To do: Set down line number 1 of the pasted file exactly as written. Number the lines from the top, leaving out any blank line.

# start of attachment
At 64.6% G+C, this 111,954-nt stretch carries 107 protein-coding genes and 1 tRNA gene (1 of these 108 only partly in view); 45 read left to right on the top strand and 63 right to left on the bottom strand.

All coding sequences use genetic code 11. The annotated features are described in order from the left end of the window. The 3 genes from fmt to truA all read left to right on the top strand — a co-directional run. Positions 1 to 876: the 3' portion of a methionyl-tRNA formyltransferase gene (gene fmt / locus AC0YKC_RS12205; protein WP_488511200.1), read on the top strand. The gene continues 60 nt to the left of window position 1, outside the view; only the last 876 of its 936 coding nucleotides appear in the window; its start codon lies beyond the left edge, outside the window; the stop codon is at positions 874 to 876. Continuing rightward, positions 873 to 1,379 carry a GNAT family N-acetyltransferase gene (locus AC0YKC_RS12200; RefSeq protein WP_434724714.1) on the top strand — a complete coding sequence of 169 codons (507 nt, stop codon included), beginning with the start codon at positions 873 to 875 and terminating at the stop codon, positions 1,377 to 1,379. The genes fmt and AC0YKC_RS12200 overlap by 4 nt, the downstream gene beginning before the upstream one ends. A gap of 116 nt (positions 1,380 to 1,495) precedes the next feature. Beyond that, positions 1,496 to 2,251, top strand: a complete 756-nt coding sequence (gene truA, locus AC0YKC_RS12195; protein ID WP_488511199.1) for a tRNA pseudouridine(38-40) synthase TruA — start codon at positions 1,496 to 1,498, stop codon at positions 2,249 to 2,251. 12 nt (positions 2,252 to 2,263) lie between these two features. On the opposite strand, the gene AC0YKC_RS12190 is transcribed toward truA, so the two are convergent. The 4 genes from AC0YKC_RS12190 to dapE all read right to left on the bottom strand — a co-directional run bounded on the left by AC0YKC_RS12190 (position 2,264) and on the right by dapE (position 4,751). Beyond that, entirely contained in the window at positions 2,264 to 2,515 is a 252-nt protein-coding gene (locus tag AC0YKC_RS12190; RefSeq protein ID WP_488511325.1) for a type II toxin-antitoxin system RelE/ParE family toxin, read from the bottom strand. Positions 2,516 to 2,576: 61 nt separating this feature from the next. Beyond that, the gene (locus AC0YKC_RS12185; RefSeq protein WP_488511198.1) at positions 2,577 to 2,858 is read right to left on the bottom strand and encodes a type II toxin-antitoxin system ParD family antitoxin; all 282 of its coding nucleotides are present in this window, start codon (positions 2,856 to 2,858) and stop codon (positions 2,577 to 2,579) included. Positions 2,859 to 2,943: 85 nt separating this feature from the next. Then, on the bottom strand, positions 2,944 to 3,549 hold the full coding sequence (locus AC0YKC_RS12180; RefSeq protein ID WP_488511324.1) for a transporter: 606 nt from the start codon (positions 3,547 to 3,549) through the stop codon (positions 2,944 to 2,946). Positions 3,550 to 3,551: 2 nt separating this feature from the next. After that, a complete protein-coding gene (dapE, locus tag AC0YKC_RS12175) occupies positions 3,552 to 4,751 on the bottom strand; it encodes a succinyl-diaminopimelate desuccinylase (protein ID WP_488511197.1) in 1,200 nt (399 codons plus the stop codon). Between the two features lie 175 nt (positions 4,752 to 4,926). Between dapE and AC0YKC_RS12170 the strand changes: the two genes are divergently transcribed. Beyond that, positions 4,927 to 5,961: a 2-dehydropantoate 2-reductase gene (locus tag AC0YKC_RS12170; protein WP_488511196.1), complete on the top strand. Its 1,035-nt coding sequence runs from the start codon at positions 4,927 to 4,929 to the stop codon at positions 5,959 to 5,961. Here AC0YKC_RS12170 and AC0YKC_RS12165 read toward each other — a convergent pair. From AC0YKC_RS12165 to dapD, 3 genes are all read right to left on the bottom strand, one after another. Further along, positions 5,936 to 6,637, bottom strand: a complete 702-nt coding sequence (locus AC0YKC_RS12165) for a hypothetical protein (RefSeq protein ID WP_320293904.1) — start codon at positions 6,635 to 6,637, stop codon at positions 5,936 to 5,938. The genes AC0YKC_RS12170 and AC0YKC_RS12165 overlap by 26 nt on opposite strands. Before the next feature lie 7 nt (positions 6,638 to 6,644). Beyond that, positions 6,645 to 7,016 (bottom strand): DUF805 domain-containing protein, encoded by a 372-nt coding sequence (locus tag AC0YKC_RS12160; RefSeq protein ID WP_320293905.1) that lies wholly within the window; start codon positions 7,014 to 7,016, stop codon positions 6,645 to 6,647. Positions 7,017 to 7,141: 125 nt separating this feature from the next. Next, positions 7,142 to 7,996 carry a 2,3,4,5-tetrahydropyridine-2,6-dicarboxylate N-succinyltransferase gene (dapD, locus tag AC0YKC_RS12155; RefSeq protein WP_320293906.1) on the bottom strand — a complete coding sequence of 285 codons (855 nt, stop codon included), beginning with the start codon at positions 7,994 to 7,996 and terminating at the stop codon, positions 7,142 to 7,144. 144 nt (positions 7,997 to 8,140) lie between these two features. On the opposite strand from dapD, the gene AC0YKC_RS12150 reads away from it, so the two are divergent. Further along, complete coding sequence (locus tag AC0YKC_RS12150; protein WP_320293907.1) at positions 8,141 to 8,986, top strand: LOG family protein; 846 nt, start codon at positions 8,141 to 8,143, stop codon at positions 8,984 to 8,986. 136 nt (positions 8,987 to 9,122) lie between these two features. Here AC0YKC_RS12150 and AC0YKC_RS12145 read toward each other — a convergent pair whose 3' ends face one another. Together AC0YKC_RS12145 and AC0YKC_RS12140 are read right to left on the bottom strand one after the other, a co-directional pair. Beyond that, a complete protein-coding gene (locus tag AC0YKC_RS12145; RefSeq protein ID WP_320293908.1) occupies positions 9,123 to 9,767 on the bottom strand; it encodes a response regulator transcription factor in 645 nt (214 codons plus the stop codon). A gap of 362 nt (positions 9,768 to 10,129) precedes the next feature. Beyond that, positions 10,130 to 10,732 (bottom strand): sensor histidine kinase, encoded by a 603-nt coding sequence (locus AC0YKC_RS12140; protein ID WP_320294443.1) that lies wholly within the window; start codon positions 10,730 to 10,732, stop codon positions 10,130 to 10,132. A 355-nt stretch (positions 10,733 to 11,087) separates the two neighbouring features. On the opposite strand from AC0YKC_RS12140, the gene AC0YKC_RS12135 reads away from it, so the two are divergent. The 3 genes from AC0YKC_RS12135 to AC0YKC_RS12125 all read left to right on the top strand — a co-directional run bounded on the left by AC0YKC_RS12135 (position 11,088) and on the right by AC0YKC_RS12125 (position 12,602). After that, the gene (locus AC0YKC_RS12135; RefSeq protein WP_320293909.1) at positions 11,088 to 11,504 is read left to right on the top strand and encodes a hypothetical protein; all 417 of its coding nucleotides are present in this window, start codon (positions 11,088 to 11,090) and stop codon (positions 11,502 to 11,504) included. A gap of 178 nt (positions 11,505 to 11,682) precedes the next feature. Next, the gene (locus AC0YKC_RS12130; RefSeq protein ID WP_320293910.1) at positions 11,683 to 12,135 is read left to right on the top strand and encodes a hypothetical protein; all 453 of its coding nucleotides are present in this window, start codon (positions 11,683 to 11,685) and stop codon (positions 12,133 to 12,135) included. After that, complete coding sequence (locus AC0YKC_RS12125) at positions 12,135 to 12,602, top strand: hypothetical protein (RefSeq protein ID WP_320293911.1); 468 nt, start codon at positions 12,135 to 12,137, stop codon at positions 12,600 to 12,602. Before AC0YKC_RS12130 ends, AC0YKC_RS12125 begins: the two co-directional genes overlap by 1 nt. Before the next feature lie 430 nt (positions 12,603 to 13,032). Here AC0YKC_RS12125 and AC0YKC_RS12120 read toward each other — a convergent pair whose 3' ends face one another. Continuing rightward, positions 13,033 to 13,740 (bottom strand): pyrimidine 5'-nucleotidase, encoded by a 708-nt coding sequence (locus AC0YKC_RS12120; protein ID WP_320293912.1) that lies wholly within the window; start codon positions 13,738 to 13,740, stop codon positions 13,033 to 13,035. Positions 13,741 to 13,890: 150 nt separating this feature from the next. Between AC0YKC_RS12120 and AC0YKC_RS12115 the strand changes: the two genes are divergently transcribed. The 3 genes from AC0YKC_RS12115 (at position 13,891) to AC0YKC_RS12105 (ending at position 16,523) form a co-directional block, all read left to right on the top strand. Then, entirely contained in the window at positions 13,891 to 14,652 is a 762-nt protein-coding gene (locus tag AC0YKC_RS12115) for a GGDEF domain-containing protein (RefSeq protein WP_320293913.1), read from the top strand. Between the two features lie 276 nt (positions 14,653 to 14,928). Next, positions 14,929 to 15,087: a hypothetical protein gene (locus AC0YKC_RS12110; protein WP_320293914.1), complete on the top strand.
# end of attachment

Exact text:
At 64.6% G+C, this 111,954-nt stretch carries 107 protein-coding genes and 1 tRNA gene (1 of these 108 only partly in view); 45 read left to right on the top strand and 63 right to left on the bottom strand.